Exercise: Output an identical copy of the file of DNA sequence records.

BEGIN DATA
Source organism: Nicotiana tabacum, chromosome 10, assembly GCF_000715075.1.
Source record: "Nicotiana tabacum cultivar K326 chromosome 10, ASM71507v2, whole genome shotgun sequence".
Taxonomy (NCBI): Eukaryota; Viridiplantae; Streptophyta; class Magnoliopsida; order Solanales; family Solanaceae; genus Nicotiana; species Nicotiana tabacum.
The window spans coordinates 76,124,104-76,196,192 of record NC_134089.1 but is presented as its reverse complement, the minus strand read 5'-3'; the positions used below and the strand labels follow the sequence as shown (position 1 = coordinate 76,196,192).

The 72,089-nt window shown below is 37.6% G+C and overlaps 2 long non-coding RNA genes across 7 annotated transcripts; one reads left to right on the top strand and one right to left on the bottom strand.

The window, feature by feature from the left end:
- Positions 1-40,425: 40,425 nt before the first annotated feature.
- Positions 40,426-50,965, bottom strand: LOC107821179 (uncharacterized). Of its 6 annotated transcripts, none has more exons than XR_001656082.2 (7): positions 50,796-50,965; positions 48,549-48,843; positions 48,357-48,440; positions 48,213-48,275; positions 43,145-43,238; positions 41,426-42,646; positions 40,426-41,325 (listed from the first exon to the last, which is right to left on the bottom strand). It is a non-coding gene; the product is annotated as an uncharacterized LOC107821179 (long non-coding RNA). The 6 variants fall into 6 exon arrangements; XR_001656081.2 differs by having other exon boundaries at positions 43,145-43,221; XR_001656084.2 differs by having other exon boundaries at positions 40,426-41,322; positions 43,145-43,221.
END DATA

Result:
Source organism: Nicotiana tabacum, chromosome 10, assembly GCF_000715075.1.
Source record: "Nicotiana tabacum cultivar K326 chromosome 10, ASM71507v2, whole genome shotgun sequence".
Taxonomy (NCBI): Eukaryota; Viridiplantae; Streptophyta; class Magnoliopsida; order Solanales; family Solanaceae; genus Nicotiana; species Nicotiana tabacum.
The window spans coordinates 76,124,104-76,196,192 of record NC_134089.1 but is presented as its reverse complement, the minus strand read 5'-3'; the positions used below and the strand labels follow the sequence as shown (position 1 = coordinate 76,196,192).

The 72,089-nt window shown below is 37.6% G+C and overlaps 2 long non-coding RNA genes across 7 annotated transcripts; one reads left to right on the top strand and one right to left on the bottom strand.

The window, feature by feature from the left end:
- Positions 1-40,425: 40,425 nt before the first annotated feature.
- Positions 40,426-50,965, bottom strand: LOC107821179 (uncharacterized). Of its 6 annotated transcripts, none has more exons than XR_001656082.2 (7): positions 50,796-50,965; positions 48,549-48,843; positions 48,357-48,440; positions 48,213-48,275; positions 43,145-43,238; positions 41,426-42,646; positions 40,426-41,325 (listed from the first exon to the last, which is right to left on the bottom strand). It is a non-coding gene; the product is annotated as an uncharacterized LOC107821179 (long non-coding RNA). The 6 variants fall into 6 exon arrangements; XR_001656081.2 differs by having other exon boundaries at positions 43,145-43,221; XR_001656084.2 differs by having other exon boundaries at positions 40,426-41,322; positions 43,145-43,221.